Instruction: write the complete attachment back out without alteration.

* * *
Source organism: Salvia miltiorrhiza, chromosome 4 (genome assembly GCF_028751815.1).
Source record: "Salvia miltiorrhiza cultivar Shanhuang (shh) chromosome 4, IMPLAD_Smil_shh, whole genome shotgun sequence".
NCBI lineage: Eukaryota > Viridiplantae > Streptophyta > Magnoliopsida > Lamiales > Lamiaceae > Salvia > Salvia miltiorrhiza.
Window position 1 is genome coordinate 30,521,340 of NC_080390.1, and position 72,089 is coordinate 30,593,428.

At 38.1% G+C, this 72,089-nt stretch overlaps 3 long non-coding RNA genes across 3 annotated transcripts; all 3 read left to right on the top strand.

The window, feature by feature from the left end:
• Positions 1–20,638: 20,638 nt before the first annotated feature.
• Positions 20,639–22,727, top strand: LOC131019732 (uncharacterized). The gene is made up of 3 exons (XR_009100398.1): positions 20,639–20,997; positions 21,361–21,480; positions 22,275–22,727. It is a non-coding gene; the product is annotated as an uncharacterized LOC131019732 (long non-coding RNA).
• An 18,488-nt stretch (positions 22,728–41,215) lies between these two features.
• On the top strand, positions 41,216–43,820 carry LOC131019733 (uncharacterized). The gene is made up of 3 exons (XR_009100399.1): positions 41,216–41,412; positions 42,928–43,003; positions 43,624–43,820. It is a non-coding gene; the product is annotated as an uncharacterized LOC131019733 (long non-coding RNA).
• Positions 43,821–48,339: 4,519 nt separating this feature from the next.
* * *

Source organism: Salvia miltiorrhiza, chromosome 4 (genome assembly GCF_028751815.1).
Source record: "Salvia miltiorrhiza cultivar Shanhuang (shh) chromosome 4, IMPLAD_Smil_shh, whole genome shotgun sequence".
NCBI lineage: Eukaryota > Viridiplantae > Streptophyta > Magnoliopsida > Lamiales > Lamiaceae > Salvia > Salvia miltiorrhiza.
Window position 1 is genome coordinate 30,521,340 of NC_080390.1, and position 72,089 is coordinate 30,593,428.

At 38.1% G+C, this 72,089-nt stretch overlaps 3 long non-coding RNA genes across 3 annotated transcripts; all 3 read left to right on the top strand.

The window, feature by feature from the left end:
• Positions 1–20,638: 20,638 nt before the first annotated feature.
• Positions 20,639–22,727, top strand: LOC131019732 (uncharacterized). The gene is made up of 3 exons (XR_009100398.1): positions 20,639–20,997; positions 21,361–21,480; positions 22,275–22,727. It is a non-coding gene; the product is annotated as an uncharacterized LOC131019732 (long non-coding RNA).
• An 18,488-nt stretch (positions 22,728–41,215) lies between these two features.
• On the top strand, positions 41,216–43,820 carry LOC131019733 (uncharacterized). The gene is made up of 3 exons (XR_009100399.1): positions 41,216–41,412; positions 42,928–43,003; positions 43,624–43,820. It is a non-coding gene; the product is annotated as an uncharacterized LOC131019733 (long non-coding RNA).
• Positions 43,821–48,339: 4,519 nt separating this feature from the next.